FIG. 3 depicts a flow chart of the flashloader mode selection process.
 Turning to FIG. 1, a vehicle network 2 is shown. A programming tool 10 connects to a gateway module 12 and communicates therewith via a service communication link 14. The gateway 12 bidirectionally translates electrical levels and data protocols between the bus 18 and the service communication link 14. In an alternative embodiment, the programming tool 10 may be compatible with the bus 18 and communicate directly therewith, obviating the need for a gateway 12. The bus 18 provides communication between a plurality of electronic control units, or ECUs, 16 a-16N, and the gateway 12.
 Periodically, a need arises to reprogram the application software in one of the ECUs 16 a-16N. For the reprogramming process, the programming tool 10 contains a replacement copy of the application software and communicates it to the gateway 12 over the service communication link 14. The gateway 18 then recommunicates the application software over the bus 18 to the ECU being reprogrammed. To facilitate programming, the ECU contains a flashloader firmware which receives the application software from the network 18 and programs the software into memory, such as flash memory, within the ECU. The flashloader firmware is executed by a microprocessor unit (MCU) within the ECU. The MCU is also in communication with the memory for reading therefrom and writing thereto.
FIG. 2 shows an example memory architecture of flashloader firmware residing within the memory 4 of an ECU 16N. The physical memory is divided into two sections, namely a protected memory 20 and reprogrammable memory 22. The reprogrammable memory 22 stores the application software 36 which includes a communication stack 30′.
 The protected memory 20 contains the flashloader firmware and is configured as a ROM such that it may not be accidentally erased. The architecture of the flashloader firmware provides for three software modules which may be written and maintained by independent parties. First, a standard module 24 is provided for communicating with the programming tool 10 via a common network communications stack 30 for providing an interface to the bus 18. Second, an ECU module 26 is provided for determining whether valid application software 36 has been stored in the reprogrammable memory 22. Third, an MCU module 28 is provided for writing the application software 36 to reprogrammable memory 22.
 The operational method of the flashloader firmware is further described in accordance with FIG. 3. Execution of the method begins at entry block 38 when the MCU comes out of reset. The method then enters initialization block 40, where each software module initializes its respective peripherals and variables. For example, the standard module 24 initializes the communications stack 30; the ECU module 26 initializes peripherals external of the MCU such as power I/O devices; and the MCU module 28 initializes the ports and registers internal to the MCU.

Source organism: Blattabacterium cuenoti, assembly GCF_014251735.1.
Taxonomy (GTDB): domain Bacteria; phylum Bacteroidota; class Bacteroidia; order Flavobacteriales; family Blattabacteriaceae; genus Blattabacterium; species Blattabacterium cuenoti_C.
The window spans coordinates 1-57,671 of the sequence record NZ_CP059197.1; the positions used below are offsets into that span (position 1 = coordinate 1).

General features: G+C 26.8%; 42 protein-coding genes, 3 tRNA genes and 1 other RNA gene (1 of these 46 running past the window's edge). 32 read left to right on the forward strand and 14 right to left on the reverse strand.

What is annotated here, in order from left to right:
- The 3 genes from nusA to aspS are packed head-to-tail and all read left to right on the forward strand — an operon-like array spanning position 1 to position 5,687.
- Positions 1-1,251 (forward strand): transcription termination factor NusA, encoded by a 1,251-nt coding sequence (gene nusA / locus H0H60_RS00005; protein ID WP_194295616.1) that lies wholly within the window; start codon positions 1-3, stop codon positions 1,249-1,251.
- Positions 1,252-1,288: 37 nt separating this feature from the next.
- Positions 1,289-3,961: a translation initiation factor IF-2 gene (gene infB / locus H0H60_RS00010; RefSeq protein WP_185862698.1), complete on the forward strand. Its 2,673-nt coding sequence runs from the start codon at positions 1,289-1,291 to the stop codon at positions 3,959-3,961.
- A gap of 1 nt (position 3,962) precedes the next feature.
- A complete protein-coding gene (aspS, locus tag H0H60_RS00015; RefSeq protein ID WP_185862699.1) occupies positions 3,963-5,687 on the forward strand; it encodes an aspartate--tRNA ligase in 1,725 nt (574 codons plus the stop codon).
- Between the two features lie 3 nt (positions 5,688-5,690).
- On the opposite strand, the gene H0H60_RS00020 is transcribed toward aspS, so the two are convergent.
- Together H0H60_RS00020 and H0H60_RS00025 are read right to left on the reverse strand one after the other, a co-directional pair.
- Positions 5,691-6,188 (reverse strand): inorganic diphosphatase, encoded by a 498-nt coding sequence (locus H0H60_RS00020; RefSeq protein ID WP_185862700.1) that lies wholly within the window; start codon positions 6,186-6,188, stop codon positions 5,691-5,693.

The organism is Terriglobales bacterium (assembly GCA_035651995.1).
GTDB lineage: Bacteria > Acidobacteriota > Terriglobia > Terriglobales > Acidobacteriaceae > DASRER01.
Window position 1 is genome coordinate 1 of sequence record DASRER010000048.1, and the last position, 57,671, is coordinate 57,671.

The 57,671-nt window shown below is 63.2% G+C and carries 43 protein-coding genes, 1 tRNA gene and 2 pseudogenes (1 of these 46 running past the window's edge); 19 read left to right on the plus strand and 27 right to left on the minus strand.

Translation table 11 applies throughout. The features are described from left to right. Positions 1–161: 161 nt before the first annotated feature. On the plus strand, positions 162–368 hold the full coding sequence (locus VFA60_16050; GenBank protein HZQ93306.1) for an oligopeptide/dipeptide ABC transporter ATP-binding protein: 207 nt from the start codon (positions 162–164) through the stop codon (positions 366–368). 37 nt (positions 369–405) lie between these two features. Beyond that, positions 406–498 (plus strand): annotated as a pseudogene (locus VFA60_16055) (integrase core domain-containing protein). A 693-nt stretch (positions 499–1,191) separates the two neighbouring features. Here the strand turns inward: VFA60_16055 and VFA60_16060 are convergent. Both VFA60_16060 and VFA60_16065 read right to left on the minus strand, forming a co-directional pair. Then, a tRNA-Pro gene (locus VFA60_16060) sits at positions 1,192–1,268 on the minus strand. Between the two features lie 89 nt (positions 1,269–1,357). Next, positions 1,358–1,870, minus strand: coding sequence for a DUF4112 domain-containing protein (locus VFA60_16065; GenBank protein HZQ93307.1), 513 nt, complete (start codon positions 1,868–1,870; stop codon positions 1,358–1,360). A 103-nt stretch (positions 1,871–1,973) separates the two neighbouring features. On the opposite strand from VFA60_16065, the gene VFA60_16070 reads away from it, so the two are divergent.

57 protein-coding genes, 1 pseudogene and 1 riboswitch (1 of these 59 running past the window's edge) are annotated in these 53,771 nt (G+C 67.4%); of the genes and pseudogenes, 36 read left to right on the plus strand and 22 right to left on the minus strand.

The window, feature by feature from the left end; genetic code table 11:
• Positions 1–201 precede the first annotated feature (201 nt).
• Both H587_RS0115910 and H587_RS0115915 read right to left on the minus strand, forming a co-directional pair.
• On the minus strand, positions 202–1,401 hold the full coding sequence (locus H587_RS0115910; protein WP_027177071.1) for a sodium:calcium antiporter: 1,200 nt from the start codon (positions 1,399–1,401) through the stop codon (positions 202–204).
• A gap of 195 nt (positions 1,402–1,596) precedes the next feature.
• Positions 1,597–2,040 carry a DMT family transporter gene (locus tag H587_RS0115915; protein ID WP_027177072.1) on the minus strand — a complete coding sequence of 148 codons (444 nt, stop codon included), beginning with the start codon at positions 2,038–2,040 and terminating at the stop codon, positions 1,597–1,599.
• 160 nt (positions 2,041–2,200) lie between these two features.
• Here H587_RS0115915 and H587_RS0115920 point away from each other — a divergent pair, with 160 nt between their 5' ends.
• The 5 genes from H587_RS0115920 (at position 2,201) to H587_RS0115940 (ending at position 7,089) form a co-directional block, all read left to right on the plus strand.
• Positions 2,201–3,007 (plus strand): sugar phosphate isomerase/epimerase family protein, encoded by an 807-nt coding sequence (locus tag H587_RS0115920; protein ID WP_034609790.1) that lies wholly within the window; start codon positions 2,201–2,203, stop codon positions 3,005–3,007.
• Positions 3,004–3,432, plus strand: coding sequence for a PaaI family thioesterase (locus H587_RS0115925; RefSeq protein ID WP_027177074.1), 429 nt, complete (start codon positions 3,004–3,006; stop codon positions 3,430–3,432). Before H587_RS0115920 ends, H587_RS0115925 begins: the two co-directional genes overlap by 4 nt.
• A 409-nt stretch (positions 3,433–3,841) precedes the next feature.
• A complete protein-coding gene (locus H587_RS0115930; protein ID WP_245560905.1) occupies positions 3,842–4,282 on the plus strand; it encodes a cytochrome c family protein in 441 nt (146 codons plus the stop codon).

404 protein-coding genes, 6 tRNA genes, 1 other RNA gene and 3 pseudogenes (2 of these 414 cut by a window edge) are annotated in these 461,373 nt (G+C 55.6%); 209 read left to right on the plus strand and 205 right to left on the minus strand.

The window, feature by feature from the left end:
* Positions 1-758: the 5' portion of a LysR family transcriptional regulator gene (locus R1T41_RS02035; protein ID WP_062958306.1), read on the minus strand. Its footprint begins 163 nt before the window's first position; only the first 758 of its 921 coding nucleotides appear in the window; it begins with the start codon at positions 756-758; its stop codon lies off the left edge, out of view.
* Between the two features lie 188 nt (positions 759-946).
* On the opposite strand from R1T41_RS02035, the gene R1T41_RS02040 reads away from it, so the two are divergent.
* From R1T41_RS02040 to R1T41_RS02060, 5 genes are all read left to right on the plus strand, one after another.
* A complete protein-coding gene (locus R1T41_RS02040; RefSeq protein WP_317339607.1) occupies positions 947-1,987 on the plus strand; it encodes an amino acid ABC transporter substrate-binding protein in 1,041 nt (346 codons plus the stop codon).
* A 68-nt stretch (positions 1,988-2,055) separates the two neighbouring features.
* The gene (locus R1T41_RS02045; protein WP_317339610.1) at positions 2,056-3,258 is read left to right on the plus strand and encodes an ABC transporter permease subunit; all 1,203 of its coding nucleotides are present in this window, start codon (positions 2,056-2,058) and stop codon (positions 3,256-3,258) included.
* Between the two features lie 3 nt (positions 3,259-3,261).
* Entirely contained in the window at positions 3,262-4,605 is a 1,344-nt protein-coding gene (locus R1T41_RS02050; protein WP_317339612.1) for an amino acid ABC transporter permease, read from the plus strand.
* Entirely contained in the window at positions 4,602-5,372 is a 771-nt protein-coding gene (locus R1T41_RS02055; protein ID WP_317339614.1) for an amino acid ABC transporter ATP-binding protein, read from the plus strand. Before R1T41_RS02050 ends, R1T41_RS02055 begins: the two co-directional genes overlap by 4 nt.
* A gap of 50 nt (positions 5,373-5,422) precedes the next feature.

Once the initialization step is complete, the method proceeds to block 42 where the ECU module 26 determines whether valid application software 36 is stored in the reprogrammable memory 22. The result of the determination in block 42 is evaluated in decision block 44. If the application software is determined to be valid, the method proceeds to block 46 and executes the application 36. Also at block 46, the application communication stack 31 assumes communication with the bus 18 after it has been relinquished by the flashloader communication stack 30. Returning to block 44, if the application software is determined to be invalid, the method proceeds to block 48 and enters a bootloader mode.
 In the bootloader mode, the standard module 24 monitors bus 18 communications for commands from the programming tool 10 to begin the reprogramming process and, if the commands do not arrive within a predetermined amount of time, turns off the ECU or places it in a low power mode. While in the bootloader mode at block 48, the method repeatedly enters decision block 50 and determines whether the standard module 24 has received the requisite security and programming commands for starting the reprogramming process. If the requisite commands have not yet been received, the method returns to block 48. If, however, the requisite commands have been received then the method enters the reprogramming mode at block 54.
 The reprogramming mode may also be entered from the application mode at block 46. From block 46, the method enters decision block 56 and determines whether criteria have been met for entering the reprogramming mode 54. Examples of such criteria include receiving a request from the reprogramming tool 10 to enter the reprogramming mode together with the reprogramming tool passing a security handshake with the method.
 Once the flashloader method is in reprogramming mode, the programming tool 10 reads version information of the application software that is in the ECU 16N to be reprogrammed. The programming tool 10 then determines whether the replacement application software stored within the programming tool 10 supercedes the application software 36 stored in the reprogrammable memory 22. If the replacement application software properly supercedes the existing software, then the replacement application software is sent to the ECU 16N via the service communication link 14, gateway 12, and bus 18. The standard module 24 within the ECU 16N receives the replacement software through the communications stack 30, 32, 34. Once the replacement software, or a packet thereof, is received by the standard module 24, the MCU module 28 writes the received software to the programmable memory 22. Once the MCU module 28 has written the entire replacement software to memory 22, the MCU module asserts a reset, thereby reinitializing the reprogrammed ECU 16N.
 The invention being thus described, it will be obvious that the same may be varied in many ways. Such variations are not to be regarded as a departure from the spirit and scope of the invention, and all such modifications as would be obvious to one skilled in the art are intended to be included within the scope of the following claims.